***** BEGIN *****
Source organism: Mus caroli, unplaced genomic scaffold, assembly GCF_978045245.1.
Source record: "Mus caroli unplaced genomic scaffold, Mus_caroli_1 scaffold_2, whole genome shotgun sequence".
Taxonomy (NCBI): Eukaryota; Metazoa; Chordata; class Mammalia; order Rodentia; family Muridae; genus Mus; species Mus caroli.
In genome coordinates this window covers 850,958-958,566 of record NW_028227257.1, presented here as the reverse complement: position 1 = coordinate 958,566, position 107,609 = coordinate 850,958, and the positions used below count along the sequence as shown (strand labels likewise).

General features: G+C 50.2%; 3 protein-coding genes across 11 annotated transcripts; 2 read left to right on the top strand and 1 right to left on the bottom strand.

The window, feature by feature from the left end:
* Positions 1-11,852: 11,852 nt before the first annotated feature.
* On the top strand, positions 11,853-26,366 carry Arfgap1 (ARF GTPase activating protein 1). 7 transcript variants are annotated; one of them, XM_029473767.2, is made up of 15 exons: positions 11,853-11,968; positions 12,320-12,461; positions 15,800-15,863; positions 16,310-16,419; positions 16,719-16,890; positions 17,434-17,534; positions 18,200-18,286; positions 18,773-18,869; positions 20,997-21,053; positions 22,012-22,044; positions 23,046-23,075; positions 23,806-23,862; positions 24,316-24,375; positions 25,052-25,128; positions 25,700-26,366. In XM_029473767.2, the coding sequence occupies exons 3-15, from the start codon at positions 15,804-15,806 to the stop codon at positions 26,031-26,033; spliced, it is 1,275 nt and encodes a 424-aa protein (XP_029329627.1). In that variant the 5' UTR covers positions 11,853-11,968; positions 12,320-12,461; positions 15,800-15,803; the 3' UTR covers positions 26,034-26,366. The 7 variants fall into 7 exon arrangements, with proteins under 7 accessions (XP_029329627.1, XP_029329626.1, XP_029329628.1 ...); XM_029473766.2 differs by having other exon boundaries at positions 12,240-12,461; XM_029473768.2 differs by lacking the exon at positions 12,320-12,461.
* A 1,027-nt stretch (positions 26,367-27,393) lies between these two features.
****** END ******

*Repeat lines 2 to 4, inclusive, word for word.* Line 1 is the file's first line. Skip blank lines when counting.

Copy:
Source record: "Mus caroli unplaced genomic scaffold, Mus_caroli_1 scaffold_2, whole genome shotgun sequence".
Taxonomy (NCBI): Eukaryota; Metazoa; Chordata; class Mammalia; order Rodentia; family Muridae; genus Mus; species Mus caroli.
In genome coordinates this window covers 850,958-958,566 of record NW_028227257.1, presented here as the reverse complement: position 1 = coordinate 958,566, position 107,609 = coordinate 850,958, and the positions used below count along the sequence as shown (strand labels likewise).